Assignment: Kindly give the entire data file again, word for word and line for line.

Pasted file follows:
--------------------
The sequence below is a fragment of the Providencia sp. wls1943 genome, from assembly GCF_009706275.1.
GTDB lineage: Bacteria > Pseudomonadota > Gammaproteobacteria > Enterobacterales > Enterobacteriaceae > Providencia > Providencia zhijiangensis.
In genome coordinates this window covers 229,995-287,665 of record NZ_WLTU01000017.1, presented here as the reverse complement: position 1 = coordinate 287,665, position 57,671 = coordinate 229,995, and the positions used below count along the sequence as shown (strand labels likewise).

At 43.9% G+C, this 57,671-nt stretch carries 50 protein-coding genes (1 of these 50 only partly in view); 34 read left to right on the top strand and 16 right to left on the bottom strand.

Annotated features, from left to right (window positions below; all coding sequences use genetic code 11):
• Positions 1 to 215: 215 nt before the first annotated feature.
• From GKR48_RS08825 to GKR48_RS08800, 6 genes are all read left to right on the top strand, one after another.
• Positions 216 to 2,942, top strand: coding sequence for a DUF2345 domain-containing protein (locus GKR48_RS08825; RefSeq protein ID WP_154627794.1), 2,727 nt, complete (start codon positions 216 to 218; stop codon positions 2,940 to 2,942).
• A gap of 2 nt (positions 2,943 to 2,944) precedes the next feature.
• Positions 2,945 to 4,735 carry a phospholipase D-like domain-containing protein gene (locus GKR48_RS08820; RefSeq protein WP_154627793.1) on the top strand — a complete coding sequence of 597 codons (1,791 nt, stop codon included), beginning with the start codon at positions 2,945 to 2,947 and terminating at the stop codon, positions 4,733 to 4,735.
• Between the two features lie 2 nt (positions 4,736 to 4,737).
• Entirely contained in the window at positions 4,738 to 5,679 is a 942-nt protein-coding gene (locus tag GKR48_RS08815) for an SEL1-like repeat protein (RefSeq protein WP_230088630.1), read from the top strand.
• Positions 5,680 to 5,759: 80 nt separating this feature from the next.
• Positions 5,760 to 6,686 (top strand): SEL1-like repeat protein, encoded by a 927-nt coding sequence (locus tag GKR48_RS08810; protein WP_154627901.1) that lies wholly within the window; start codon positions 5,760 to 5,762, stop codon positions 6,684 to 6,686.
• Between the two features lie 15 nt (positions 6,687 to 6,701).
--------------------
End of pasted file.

The sequence below is a fragment of the Providencia sp. wls1943 genome, from assembly GCF_009706275.1.
GTDB lineage: Bacteria > Pseudomonadota > Gammaproteobacteria > Enterobacterales > Enterobacteriaceae > Providencia > Providencia zhijiangensis.
In genome coordinates this window covers 229,995-287,665 of record NZ_WLTU01000017.1, presented here as the reverse complement: position 1 = coordinate 287,665, position 57,671 = coordinate 229,995, and the positions used below count along the sequence as shown (strand labels likewise).

At 43.9% G+C, this 57,671-nt stretch carries 50 protein-coding genes (1 of these 50 only partly in view); 34 read left to right on the top strand and 16 right to left on the bottom strand.

Annotated features, from left to right (window positions below; all coding sequences use genetic code 11):
• Positions 1 to 215: 215 nt before the first annotated feature.
• From GKR48_RS08825 to GKR48_RS08800, 6 genes are all read left to right on the top strand, one after another.
• Positions 216 to 2,942, top strand: coding sequence for a DUF2345 domain-containing protein (locus GKR48_RS08825; RefSeq protein ID WP_154627794.1), 2,727 nt, complete (start codon positions 216 to 218; stop codon positions 2,940 to 2,942).
• A gap of 2 nt (positions 2,943 to 2,944) precedes the next feature.
• Positions 2,945 to 4,735 carry a phospholipase D-like domain-containing protein gene (locus GKR48_RS08820; RefSeq protein WP_154627793.1) on the top strand — a complete coding sequence of 597 codons (1,791 nt, stop codon included), beginning with the start codon at positions 2,945 to 2,947 and terminating at the stop codon, positions 4,733 to 4,735.
• Between the two features lie 2 nt (positions 4,736 to 4,737).
• Entirely contained in the window at positions 4,738 to 5,679 is a 942-nt protein-coding gene (locus tag GKR48_RS08815) for an SEL1-like repeat protein (RefSeq protein WP_230088630.1), read from the top strand.
• Positions 5,680 to 5,759: 80 nt separating this feature from the next.
• Positions 5,760 to 6,686 (top strand): SEL1-like repeat protein, encoded by a 927-nt coding sequence (locus tag GKR48_RS08810; protein WP_154627901.1) that lies wholly within the window; start codon positions 5,760 to 5,762, stop codon positions 6,684 to 6,686.
• Between the two features lie 15 nt (positions 6,687 to 6,701).